Koehlmoos’ work connected his academic interests in agricultural sciences with a real-world problem through his project, titled “Grass to Gas,” – how to produce much-needed energy in a sustainable and efficient way. By applying his knowledge to this issue, he explored his interests and refined his postsecondary career plans – he hopes to continue his research throughout college and to put his ideas to work in a career in commercial farming.
ACTE welcomes the opportunity to recognize leaders among CTE professionals and students, and applauds Koehlmoos for his accomplishment. Opportunities to raise public awareness of CTE’s potential through events like the White House Science Fair build critical support for programs that are preparing students today for the careers of tomorrow.
Posted by Sean Lynch on 04/03/2015 at 03:09 PM in In the News, STEM | Permalink
President Obama addressed the National League of Cities Monday to announce the launch of the “TechHire” initiative, the administration’s latest effort to boost skills training and economic opportunity nationwide. The TechHire initiative will provide $100 million in competitive grant funding to create partnerships between employers, local governments and training institutions to train low-skill individuals for the more than 500,000 available careers in information technology fields.
“We’ve got to keep positioning ourselves for a constantly-changing global economy, and that’s something that all of you understand – doesn’t matter whether you’re the mayor of a big city or a small town,” said Obama. “If we’re not producing enough tech workers, over time that’s going to threaten our leadership and global innovation, which is the bread and butter of the 21st century economy.”
The program will be funded by the Department of Labor’s H-1B funds, and will support best practices and innovations in programs through traditional educational institutions including four-year universities and community colleges, but also online courses and short-term non-degree granting programs that provide participants with specialized job training.The Department of Labor is expected to release the official grant application in the fall of 2015, and awards will be made in 2016.
According to the White House’s fact sheet on the initiative, more than 20 communities and 300 employers nationwide have committed to participation by creating “fast track tech training opportunities.”
To learn more about available careers in information technology and how CTE programs prepare students for these opportunities, click here.
Posted by Sean Lynch on 03/10/2015 at 05:09 PM in Executive Branch, In the News, STEM | Permalink
ACTE recently co-hosted a congressional reception with Project Lead The Way (PLTW) and the Senate CTE Caucus to showcase the role of CTE and STEM curriculum in preparing students for college and careers. The event was held in a science fair-style format, with demonstrations set up around the room by students from the DC, Maryland and Virginia area currently enrolled in PLTW curriculum, who explained their work and how it has prepared them for their future as professionals. With exhibits featuring work on everything from biosciences and robotics to engineering and computer programming, the event provided a fantastic opportunity for congressional staff and other education stakeholders to learn more about CTE and how it is preparing the professionals of tomorrow.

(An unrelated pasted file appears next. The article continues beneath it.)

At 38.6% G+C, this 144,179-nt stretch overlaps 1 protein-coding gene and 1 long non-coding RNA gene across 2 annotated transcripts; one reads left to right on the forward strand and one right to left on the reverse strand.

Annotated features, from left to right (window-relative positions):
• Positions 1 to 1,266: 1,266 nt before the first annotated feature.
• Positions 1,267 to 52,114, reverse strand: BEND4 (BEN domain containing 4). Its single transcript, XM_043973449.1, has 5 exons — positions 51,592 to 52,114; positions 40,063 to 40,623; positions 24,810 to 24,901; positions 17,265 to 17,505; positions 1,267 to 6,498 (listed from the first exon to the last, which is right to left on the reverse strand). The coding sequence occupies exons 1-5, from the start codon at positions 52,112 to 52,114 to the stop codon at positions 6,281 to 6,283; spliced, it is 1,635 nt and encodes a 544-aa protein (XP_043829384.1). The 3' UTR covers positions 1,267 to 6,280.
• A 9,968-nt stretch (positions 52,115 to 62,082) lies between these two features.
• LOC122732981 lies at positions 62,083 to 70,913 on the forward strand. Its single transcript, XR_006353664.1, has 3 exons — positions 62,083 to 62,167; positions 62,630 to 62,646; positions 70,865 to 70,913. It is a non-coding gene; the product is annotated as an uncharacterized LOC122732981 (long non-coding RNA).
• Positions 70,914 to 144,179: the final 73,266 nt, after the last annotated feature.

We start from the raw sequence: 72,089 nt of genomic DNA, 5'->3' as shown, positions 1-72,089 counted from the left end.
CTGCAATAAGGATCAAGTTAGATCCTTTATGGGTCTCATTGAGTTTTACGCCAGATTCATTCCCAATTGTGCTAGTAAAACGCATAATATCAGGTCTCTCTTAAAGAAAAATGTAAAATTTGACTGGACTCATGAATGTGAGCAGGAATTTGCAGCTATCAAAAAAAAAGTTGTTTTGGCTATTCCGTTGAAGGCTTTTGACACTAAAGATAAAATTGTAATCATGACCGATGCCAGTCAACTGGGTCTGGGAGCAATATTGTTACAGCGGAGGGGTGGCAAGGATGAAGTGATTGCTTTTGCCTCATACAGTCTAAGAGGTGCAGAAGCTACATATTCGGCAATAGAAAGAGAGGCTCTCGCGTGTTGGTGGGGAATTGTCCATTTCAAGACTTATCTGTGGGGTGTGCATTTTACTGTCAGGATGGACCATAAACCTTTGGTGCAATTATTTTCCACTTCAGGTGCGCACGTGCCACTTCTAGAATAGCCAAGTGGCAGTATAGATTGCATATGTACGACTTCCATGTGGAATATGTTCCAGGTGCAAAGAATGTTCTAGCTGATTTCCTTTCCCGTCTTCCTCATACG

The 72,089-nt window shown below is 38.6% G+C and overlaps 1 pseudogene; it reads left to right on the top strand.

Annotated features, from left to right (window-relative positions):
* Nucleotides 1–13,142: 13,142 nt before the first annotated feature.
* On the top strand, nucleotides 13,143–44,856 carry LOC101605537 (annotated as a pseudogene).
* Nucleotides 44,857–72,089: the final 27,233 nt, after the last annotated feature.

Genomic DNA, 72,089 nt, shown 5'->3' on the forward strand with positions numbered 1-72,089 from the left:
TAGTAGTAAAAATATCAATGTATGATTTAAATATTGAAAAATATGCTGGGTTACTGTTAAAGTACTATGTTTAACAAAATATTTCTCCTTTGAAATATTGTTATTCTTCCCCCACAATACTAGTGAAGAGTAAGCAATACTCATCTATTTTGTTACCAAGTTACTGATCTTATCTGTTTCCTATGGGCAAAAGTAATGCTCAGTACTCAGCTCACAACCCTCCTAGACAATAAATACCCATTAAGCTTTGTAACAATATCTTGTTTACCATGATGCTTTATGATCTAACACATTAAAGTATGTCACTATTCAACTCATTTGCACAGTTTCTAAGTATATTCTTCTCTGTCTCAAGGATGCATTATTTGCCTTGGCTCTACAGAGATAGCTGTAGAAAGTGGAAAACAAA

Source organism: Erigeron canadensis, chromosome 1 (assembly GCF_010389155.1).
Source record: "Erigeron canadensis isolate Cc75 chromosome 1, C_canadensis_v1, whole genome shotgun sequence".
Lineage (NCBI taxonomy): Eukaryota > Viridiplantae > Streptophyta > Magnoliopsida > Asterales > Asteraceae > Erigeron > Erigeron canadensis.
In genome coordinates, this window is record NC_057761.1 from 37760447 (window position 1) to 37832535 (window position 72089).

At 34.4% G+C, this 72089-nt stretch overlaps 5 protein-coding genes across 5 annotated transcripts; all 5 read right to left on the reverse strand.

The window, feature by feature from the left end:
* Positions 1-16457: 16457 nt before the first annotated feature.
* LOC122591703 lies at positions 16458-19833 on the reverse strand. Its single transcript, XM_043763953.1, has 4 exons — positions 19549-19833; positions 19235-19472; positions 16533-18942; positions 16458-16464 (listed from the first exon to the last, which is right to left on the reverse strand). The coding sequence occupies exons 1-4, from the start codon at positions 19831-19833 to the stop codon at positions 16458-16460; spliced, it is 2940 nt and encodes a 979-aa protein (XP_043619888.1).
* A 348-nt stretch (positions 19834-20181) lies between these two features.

During the event, attendees also had the chance to hear from Senators Tim Kaine (D-VA) and Tammy Baldwin (D-WI), two of the co-chairs of the Senate CTE Caucus. They spoke on the importance of the students’ involvement in PLTW and CTE coursework in providing them with advanced technical skills and career exploration opportunities, as well as the employability skills, such as teamwork, critical thinking and creative problem solving that they are obtaining through their coursework. In addition, ACTE Executive Director LeAnn Wilson, PLTW Vice President of Policy, Advocacy, and Research Tom Luna and PLTW Vice President of Engagement Glade Montgomery spoke about the organizations’ partnership and shared goal of a STEM trained workforce with robust CTE skills.
Click here to visit ACTE’s Facebook page to see more photos of the event, and here to learn more about the intersection of STEM and CTE!
Posted by Sean Lynch on 02/05/2015 at 05:57 PM in Career Readiness, CTE Caucus, In the News, STEM | Permalink
The STEM interest of high school graduates taking the ACT assessment has increased slightly over the past five years, according to ACT’s Condition of STEM 2014. About half of ACT-tested 2014 high school graduates expressed an interest in further STEM education or a STEM career. Interestingly, only half of the respondents who expressed STEM interest also scored as interested in STEM on the ACT Interest Inventory, indicating a potential mismatch between students’ education and career plans and students’ level of interest in STEM job activities. The sub-field in which STEM interest has most increased is engineering.